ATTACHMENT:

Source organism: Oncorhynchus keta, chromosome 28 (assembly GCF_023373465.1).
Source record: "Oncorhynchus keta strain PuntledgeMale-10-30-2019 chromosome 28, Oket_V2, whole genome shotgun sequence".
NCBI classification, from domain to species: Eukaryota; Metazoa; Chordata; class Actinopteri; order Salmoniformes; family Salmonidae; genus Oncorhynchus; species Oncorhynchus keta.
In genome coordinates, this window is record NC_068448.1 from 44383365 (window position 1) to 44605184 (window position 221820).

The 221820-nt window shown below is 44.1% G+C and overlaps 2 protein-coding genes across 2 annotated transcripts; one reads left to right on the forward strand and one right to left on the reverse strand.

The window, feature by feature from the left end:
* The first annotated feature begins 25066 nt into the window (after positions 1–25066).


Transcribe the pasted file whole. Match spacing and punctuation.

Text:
Source organism: Oncorhynchus keta, chromosome 28 (assembly GCF_023373465.1).
Source record: "Oncorhynchus keta strain PuntledgeMale-10-30-2019 chromosome 28, Oket_V2, whole genome shotgun sequence".
NCBI classification, from domain to species: Eukaryota; Metazoa; Chordata; class Actinopteri; order Salmoniformes; family Salmonidae; genus Oncorhynchus; species Oncorhynchus keta.
In genome coordinates, this window is record NC_068448.1 from 44383365 (window position 1) to 44605184 (window position 221820).

The 221820-nt window shown below is 44.1% G+C and overlaps 2 protein-coding genes across 2 annotated transcripts; one reads left to right on the forward strand and one right to left on the reverse strand.

The window, feature by feature from the left end:
* The first annotated feature begins 25066 nt into the window (after positions 1–25066).